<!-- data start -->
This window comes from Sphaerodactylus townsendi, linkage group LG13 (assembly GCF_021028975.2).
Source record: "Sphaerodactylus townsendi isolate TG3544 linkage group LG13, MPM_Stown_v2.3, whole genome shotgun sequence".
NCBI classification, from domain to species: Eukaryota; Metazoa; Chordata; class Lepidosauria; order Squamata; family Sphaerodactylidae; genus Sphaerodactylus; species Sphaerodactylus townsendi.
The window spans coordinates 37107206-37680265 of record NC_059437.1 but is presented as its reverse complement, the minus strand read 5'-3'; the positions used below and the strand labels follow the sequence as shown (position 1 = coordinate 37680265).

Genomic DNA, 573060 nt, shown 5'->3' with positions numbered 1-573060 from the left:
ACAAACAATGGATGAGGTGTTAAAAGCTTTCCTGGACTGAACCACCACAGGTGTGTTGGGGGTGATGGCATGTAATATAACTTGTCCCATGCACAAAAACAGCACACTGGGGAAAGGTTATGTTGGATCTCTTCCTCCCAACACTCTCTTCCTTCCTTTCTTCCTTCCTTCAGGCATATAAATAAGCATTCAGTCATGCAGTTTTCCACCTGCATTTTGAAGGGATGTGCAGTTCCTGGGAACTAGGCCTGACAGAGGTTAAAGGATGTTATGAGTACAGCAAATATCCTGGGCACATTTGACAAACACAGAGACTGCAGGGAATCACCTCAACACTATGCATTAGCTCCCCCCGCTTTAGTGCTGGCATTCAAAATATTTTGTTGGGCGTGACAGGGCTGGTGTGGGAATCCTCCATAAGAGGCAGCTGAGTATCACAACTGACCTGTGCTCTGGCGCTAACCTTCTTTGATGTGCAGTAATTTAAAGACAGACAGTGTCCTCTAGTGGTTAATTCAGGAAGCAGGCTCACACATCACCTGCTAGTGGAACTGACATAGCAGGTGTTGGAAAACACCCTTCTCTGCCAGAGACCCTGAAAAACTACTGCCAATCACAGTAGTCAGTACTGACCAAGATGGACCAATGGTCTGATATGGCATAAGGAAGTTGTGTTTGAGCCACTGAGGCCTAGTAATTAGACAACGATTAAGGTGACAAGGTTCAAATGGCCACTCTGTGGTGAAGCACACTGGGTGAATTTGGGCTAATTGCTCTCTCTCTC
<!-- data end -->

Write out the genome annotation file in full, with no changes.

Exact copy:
This window comes from Sphaerodactylus townsendi, linkage group LG13 (assembly GCF_021028975.2).
Source record: "Sphaerodactylus townsendi isolate TG3544 linkage group LG13, MPM_Stown_v2.3, whole genome shotgun sequence".
NCBI classification, from domain to species: Eukaryota; Metazoa; Chordata; class Lepidosauria; order Squamata; family Sphaerodactylidae; genus Sphaerodactylus; species Sphaerodactylus townsendi.
The window spans coordinates 37107206-37680265 of record NC_059437.1 but is presented as its reverse complement, the minus strand read 5'-3'; the positions used below and the strand labels follow the sequence as shown (position 1 = coordinate 37680265).

Genomic DNA, 573060 nt, shown 5'->3' with positions numbered 1-573060 from the left:
ACAAACAATGGATGAGGTGTTAAAAGCTTTCCTGGACTGAACCACCACAGGTGTGTTGGGGGTGATGGCATGTAATATAACTTGTCCCATGCACAAAAACAGCACACTGGGGAAAGGTTATGTTGGATCTCTTCCTCCCAACACTCTCTTCCTTCCTTTCTTCCTTCCTTCAGGCATATAAATAAGCATTCAGTCATGCAGTTTTCCACCTGCATTTTGAAGGGATGTGCAGTTCCTGGGAACTAGGCCTGACAGAGGTTAAAGGATGTTATGAGTACAGCAAATATCCTGGGCACATTTGACAAACACAGAGACTGCAGGGAATCACCTCAACACTATGCATTAGCTCCCCCCGCTTTAGTGCTGGCATTCAAAATATTTTGTTGGGCGTGACAGGGCTGGTGTGGGAATCCTCCATAAGAGGCAGCTGAGTATCACAACTGACCTGTGCTCTGGCGCTAACCTTCTTTGATGTGCAGTAATTTAAAGACAGACAGTGTCCTCTAGTGGTTAATTCAGGAAGCAGGCTCACACATCACCTGCTAGTGGAACTGACATAGCAGGTGTTGGAAAACACCCTTCTCTGCCAGAGACCCTGAAAAACTACTGCCAATCACAGTAGTCAGTACTGACCAAGATGGACCAATGGTCTGATATGGCATAAGGAAGTTGTGTTTGAGCCACTGAGGCCTAGTAATTAGACAACGATTAAGGTGACAAGGTTCAAATGGCCACTCTGTGGTGAAGCACACTGGGTGAATTTGGGCTAATTGCTCTCTCTCTC